• Live
    • Audio Only
  • google plus
  • facebook
  • twitter
News > World

New Zealanders 'March for Love' as Attacked Mosques Reopen

  • People take part in the

    People take part in the "March for Love" at North Hagley Park after the last week's mosque attacks in Christchurch, New Zealand March 23, 2019. | Photo: Reuters

Published 23 March 2019
Opinion

"...Hate has brought a lot of darkness at times like this and love is the strongest cure to light the city out of that darkness," said a student organizer.

Smelling of fresh paint, the two mosques in the New Zealand city of Christchurch where a man gunned down 50 worshippers last week reopened their doors Saturday, with many survivors among the first to walk in and pray for those who died.

RELATED: 
 New Zealanders Mark #HeadscarfForHarmony As Schools Review Hijab Policy

At the Al Noor mosque, where more than 40 of the victims were killed by a suspected white supremacist, prayers resumed with armed police on site, but no graphic reminders of the mass shooting, New Zealand's worst.

Aden Diriye, who lost his 3-year-old son, Mucad Ibrahim, in the attack, came back to the mosque with his friends. "I am very happy," he said after praying. "Allah is great to us. I was back as soon as we rebuilt, to pray."

Most victims of the shooting, which New Zealand Prime Minister Jacinda Ardern quickly denounced as a terrorist attack, were migrants or refugees and their deaths reverberated around the Islamic world.

Prince El Hassan bin Talal of Jordan, who visited the Al Noor mosque, said the attack assailed human dignity. "This is a moment of deep anguish for all of us, all of humanity," he said.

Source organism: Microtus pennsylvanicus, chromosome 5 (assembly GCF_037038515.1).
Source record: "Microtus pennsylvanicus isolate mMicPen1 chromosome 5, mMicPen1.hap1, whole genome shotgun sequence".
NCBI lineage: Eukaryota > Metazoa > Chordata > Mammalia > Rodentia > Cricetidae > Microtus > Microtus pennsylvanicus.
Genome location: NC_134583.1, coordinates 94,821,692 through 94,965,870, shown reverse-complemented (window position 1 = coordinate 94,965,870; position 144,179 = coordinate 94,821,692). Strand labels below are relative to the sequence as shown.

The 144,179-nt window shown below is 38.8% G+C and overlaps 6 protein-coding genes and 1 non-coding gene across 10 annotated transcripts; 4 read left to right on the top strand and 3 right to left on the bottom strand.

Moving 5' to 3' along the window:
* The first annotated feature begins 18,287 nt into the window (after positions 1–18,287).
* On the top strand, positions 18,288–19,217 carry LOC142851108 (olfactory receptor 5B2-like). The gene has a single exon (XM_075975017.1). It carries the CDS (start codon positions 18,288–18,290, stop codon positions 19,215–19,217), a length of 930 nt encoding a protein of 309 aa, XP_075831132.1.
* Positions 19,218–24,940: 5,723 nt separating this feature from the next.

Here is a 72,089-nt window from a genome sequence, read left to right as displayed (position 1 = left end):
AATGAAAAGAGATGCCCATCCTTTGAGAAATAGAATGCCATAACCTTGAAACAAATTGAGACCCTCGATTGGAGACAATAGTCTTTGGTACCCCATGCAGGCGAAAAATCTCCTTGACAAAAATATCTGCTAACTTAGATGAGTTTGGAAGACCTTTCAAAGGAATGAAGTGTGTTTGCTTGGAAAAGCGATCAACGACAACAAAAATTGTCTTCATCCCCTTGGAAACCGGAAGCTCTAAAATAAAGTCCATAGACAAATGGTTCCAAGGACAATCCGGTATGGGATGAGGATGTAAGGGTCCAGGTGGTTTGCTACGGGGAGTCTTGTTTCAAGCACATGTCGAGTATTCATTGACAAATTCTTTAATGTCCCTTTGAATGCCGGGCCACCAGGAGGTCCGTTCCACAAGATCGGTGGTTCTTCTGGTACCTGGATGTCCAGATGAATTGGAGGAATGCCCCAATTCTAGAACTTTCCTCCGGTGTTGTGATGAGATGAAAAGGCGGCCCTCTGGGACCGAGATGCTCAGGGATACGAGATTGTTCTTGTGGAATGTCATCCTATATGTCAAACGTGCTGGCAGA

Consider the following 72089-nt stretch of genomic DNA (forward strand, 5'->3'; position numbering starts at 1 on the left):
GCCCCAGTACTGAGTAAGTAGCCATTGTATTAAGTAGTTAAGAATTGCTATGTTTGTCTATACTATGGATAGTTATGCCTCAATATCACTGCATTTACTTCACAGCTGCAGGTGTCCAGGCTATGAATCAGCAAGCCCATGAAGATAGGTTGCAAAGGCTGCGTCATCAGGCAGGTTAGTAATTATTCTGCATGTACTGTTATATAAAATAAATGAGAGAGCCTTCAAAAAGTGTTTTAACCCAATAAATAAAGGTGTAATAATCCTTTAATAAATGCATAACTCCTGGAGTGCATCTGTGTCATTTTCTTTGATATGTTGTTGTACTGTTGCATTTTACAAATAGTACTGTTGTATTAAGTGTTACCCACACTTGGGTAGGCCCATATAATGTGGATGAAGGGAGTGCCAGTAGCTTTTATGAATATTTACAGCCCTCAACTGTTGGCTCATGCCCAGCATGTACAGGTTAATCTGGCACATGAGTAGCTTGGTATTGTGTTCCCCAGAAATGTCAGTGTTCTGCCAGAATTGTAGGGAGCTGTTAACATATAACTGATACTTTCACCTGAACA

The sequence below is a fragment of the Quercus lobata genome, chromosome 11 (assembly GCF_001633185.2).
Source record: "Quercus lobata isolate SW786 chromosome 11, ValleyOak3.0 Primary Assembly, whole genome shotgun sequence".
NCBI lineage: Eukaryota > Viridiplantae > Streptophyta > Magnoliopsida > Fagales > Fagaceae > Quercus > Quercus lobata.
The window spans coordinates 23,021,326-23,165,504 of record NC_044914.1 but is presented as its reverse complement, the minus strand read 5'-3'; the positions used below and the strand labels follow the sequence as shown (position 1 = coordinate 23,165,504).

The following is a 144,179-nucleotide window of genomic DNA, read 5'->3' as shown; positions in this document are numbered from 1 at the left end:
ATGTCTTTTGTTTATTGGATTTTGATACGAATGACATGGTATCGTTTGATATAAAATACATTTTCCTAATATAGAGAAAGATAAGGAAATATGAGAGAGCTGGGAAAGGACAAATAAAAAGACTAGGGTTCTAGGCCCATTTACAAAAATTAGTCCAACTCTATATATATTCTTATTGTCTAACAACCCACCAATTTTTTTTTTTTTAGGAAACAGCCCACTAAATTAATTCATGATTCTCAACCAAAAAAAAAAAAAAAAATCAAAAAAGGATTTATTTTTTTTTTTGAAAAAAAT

Police said they were reopening the nearby Linwood mosque, the second to be attacked during Friday prayers last week, as well.

New Zealand has been under heightened security alert since the attack with Ardern moving quickly with a new tough law banning some of the guns used in the March 15 shooting.

Ashif Shaikh, who was in the Al Noor mosque on the day of the massacre in which two of his housemates were killed and who came back on Saturday, said he would not be deterred. "It is the place where we pray, where we meet, we'll be back, yeah," he said.

Earlier Saturday, about 3,000 people walked through Christchurch in a "march for love" as the city seeks to heal from its tragedy.

Carrying placards with signs such as "He wanted to divide us, he only made us stronger," and "Muslims welcome, racists not," and "Kia Kaha" - Maori for 'stay strong', people walked mostly in silence or softly sang a Maori hymn of peace.

"We feel like hate has brought a lot of darkness at times like this and love is the strongest cure to light the city out of that darkness," said Manaia Butler, 16, one of the student organizers of the march.

Comment
0
Comments
Post with no comments.